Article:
Jacobs Engineering settles Kingston coal ash case
One-line statement on firm’s site affirming the settlement with more than 200 workers in litigation over clean-up operation
Coal ash slurry left behind in a containment pond near the Tennessee Valley Authorities Kingston Fossil Plant Dec. 29, 2008 in Harriman, Tenn., after the dyke at left broke Dec. 22, 2008, unleashing a billion gallon flood of toxic sludge into the Emory River. (Photo: Greenpeace USA)
After 10 years of litigation, workers who were forced to work without personal protection to clean up the Tennessee Valley Authority’s massive coal ash spill at its Kingston Fossil Plant in 2008 have reached a settlement in the case.
TVA’s disaster clean-up contractor Jacobs Engineering posted a one-line notice Monday on its website affirming that the global corporation has reached a monetary settlement with the more than 200 workers who filed suit over their treatment.
No notice of settlement has yet been filed in U.S. District Court, so the details of the deal remain unclear. Workers have rejected at least three prior settlement offers including an offer in late 2021 by Jacobs of $35 million.
What’s also unclear is whether Jacobs will follow through with a 2015 demand that TVA cover its legal bills and settlement costs. Jacobs and TVA brokered a deal just months after the Dec. 22, 2008, spill, in which TVA agreed to indemnify the contractor in any claims of poisoning by coal ash.
Jacobs invoked that indemnity agreement after Kingston disaster workers began filing lawsuits alleging they had been sickened by the radioactive waste after being forced to work in it without respiratory or skin protection.
More than 50 of those workers have died since the coal ash cleanup operation and more than 150 are sick. A federal jury in 2018 sided with the workers, ruling that Jacobs breached its contract with TVA and its duty to protect those workers. Jacobs has filed numerous appeals since then but lost each one.
Only one appeal remained — a question of law posed to the Tennessee Supreme Court last year. That question had not yet been answered when, earlier this year, Gov. Bill Lee appointed Dwight Tarwater, Jacobs’ chief counsel in the Kingston case, to the state Supreme Court to replace retiring Justice Sharon Lee. Soon after Lee tapped Tarwater for the post, attorneys on both sides of the Kingston case filed a stay with the state Supreme Court — the first clue a settlement might be in the works.
The death toll among Kingston disaster workers continues to rise. Last week, Kingston disaster worker Tommy Johnson died. He had collapsed three weeks earlier after attending a memorial service for his fellow deceased colleagues. His funeral is set for Friday.
OSHA officials admit to shredding documents in Tennessee Valley Authority coal ash case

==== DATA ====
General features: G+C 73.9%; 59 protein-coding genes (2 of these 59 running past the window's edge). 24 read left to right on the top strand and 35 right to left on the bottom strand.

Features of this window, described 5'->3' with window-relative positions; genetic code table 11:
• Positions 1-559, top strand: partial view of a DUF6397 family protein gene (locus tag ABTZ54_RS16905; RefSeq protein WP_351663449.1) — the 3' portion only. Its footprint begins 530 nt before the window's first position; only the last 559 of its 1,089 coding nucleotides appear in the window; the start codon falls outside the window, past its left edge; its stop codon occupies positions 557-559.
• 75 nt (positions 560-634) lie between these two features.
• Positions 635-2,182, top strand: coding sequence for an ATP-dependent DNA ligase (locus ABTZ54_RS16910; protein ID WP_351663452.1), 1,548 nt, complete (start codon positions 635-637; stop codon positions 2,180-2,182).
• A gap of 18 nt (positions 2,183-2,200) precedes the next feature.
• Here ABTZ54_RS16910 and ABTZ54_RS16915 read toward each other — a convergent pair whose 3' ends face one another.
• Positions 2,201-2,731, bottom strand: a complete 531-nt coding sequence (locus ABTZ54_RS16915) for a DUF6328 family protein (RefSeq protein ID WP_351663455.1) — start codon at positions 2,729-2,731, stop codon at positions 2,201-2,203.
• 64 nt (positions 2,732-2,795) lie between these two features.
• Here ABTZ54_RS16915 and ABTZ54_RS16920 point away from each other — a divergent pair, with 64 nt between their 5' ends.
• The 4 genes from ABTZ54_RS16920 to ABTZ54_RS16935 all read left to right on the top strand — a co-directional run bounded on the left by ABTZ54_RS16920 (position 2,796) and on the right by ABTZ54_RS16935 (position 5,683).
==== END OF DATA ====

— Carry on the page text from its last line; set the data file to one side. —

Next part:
Testimony in the 2018 federal trial revealed that managers with both Jacobs and TVA repeatedly told workers coal ash was safe enough to eat and refused to provide them protective gear, including masks. When workers began pressing for respiratory protection, Jacobs’ safety manager Tom Bock ordered masks stored at the disaster site destroyed to prevent workers from wearing them, testimony showed.
Coal ash contains 26 cancer-causing toxins, heavy metals and radioactive material, including radium, lithium, selenium, molybdenum, arsenic, lead, cobalt and uranium. Initial testing in January 2009 by an independent firm showed the Kingston coal ash was six to eight times more radioactive than surrounding soil.
But training materials provided by both TVA and Jacobs to Kingston disaster workers never mentioned the radiological threat coal ash posed or provided a full list of dangerous ingredients in the waste. Instead, the training materials stated the only ingredients of concern in the ash were arsenic and silica.
Just two months after the spill, the Occupational Safety and Health Administration received a complaint that the Kingston workers were being exposed to radiation via coal ash without proper protective gear. But OSHA did not investigate the complaint.
Instead, OSHA alerted TVA to the complaint and allowed the utility to investigate itself. TVA, in turn, submitted a report to OSHA, falsely claiming workers had been provided protective gear in the first few months of the spill. OSHA took no further action. After workers filed suit, OSHA destroyed the file on the complaint — without explanation and outside its normal records retention policy.
Independent testing conducted in 2020 by Duke University of the Kingston coal ash — the byproduct of burning coal to produce electricity — showed the waste contained radioactive material at levels three to five times higher than reported by TVA to the public, the Environmental Protection Agency and the Tennessee Department of Health.
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